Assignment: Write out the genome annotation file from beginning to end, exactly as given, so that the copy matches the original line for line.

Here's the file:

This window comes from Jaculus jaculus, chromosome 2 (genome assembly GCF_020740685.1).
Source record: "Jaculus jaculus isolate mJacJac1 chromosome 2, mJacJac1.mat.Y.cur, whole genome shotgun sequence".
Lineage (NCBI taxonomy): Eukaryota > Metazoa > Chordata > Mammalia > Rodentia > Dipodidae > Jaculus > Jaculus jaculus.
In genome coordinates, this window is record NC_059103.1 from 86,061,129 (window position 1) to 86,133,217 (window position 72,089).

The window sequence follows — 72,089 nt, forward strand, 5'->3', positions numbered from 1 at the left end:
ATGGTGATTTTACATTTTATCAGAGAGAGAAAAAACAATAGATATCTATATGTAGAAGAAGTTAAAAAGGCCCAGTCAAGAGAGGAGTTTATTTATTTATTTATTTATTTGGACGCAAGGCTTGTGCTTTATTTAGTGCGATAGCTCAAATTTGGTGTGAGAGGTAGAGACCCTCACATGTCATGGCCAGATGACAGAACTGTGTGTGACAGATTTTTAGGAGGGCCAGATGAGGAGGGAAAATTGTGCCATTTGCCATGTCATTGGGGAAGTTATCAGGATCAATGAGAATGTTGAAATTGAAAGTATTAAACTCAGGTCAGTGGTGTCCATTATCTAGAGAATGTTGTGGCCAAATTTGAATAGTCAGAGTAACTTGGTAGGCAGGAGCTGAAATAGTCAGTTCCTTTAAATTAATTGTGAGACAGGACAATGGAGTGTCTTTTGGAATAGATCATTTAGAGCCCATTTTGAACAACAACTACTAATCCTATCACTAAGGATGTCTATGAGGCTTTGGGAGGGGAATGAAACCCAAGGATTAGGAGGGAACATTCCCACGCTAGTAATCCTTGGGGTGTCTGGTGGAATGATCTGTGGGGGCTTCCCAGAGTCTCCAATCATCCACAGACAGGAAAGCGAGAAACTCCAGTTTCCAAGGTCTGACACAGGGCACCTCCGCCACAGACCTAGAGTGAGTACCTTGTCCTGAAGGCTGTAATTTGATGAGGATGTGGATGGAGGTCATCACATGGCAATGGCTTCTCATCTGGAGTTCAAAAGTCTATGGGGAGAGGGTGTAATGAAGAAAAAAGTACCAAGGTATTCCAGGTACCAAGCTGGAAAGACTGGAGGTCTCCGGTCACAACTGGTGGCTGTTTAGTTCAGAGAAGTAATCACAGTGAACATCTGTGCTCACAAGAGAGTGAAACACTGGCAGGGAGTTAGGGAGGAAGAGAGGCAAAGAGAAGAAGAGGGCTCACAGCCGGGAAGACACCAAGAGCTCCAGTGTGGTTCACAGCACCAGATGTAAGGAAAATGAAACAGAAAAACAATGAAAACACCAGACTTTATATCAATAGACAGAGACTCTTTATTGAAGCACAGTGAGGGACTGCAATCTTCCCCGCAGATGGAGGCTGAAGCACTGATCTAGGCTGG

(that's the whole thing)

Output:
This window comes from Jaculus jaculus, chromosome 2 (genome assembly GCF_020740685.1).
Source record: "Jaculus jaculus isolate mJacJac1 chromosome 2, mJacJac1.mat.Y.cur, whole genome shotgun sequence".
Lineage (NCBI taxonomy): Eukaryota > Metazoa > Chordata > Mammalia > Rodentia > Dipodidae > Jaculus > Jaculus jaculus.
In genome coordinates, this window is record NC_059103.1 from 86,061,129 (window position 1) to 86,133,217 (window position 72,089).

The window sequence follows — 72,089 nt, forward strand, 5'->3', positions numbered from 1 at the left end:
ATGGTGATTTTACATTTTATCAGAGAGAGAAAAAACAATAGATATCTATATGTAGAAGAAGTTAAAAAGGCCCAGTCAAGAGAGGAGTTTATTTATTTATTTATTTATTTGGACGCAAGGCTTGTGCTTTATTTAGTGCGATAGCTCAAATTTGGTGTGAGAGGTAGAGACCCTCACATGTCATGGCCAGATGACAGAACTGTGTGTGACAGATTTTTAGGAGGGCCAGATGAGGAGGGAAAATTGTGCCATTTGCCATGTCATTGGGGAAGTTATCAGGATCAATGAGAATGTTGAAATTGAAAGTATTAAACTCAGGTCAGTGGTGTCCATTATCTAGAGAATGTTGTGGCCAAATTTGAATAGTCAGAGTAACTTGGTAGGCAGGAGCTGAAATAGTCAGTTCCTTTAAATTAATTGTGAGACAGGACAATGGAGTGTCTTTTGGAATAGATCATTTAGAGCCCATTTTGAACAACAACTACTAATCCTATCACTAAGGATGTCTATGAGGCTTTGGGAGGGGAATGAAACCCAAGGATTAGGAGGGAACATTCCCACGCTAGTAATCCTTGGGGTGTCTGGTGGAATGATCTGTGGGGGCTTCCCAGAGTCTCCAATCATCCACAGACAGGAAAGCGAGAAACTCCAGTTTCCAAGGTCTGACACAGGGCACCTCCGCCACAGACCTAGAGTGAGTACCTTGTCCTGAAGGCTGTAATTTGATGAGGATGTGGATGGAGGTCATCACATGGCAATGGCTTCTCATCTGGAGTTCAAAAGTCTATGGGGAGAGGGTGTAATGAAGAAAAAAGTACCAAGGTATTCCAGGTACCAAGCTGGAAAGACTGGAGGTCTCCGGTCACAACTGGTGGCTGTTTAGTTCAGAGAAGTAATCACAGTGAACATCTGTGCTCACAAGAGAGTGAAACACTGGCAGGGAGTTAGGGAGGAAGAGAGGCAAAGAGAAGAAGAGGGCTCACAGCCGGGAAGACACCAAGAGCTCCAGTGTGGTTCACAGCACCAGATGTAAGGAAAATGAAACAGAAAAACAATGAAAACACCAGACTTTATATCAATAGACAGAGACTCTTTATTGAAGCACAGTGAGGGACTGCAATCTTCCCCGCAGATGGAGGCTGAAGCACTGATCTAGGCTGG